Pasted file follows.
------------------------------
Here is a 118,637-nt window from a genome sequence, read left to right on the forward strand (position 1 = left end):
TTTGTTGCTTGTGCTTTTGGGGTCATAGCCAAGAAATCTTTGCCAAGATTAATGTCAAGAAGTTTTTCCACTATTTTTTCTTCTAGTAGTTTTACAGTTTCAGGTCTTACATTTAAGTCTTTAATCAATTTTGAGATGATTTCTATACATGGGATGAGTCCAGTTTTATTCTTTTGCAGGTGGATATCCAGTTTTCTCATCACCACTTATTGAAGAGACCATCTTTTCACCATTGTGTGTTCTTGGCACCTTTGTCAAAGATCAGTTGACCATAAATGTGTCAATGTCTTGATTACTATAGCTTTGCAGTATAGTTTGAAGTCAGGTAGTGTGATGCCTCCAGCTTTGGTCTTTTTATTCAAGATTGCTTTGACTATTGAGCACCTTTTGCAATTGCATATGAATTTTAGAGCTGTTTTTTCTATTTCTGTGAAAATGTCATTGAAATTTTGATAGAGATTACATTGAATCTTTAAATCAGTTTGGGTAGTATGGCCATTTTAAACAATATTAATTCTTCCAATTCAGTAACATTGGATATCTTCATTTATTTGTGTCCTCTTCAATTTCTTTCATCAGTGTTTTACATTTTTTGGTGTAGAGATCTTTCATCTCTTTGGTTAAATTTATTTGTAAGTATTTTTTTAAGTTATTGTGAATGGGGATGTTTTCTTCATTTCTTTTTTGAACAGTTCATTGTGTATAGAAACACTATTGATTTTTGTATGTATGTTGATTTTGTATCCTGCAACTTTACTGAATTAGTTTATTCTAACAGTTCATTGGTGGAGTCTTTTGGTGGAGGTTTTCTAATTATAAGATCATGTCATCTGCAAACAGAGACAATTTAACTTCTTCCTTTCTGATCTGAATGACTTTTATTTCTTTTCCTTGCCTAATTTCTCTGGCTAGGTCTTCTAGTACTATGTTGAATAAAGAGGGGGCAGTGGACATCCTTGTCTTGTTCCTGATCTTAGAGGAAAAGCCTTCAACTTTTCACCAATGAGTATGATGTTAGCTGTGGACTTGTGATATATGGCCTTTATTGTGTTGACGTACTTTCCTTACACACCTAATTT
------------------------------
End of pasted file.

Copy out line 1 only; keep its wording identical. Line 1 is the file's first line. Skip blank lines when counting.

Here is a 118,637-nt window from a genome sequence, read left to right on the forward strand (position 1 = left end):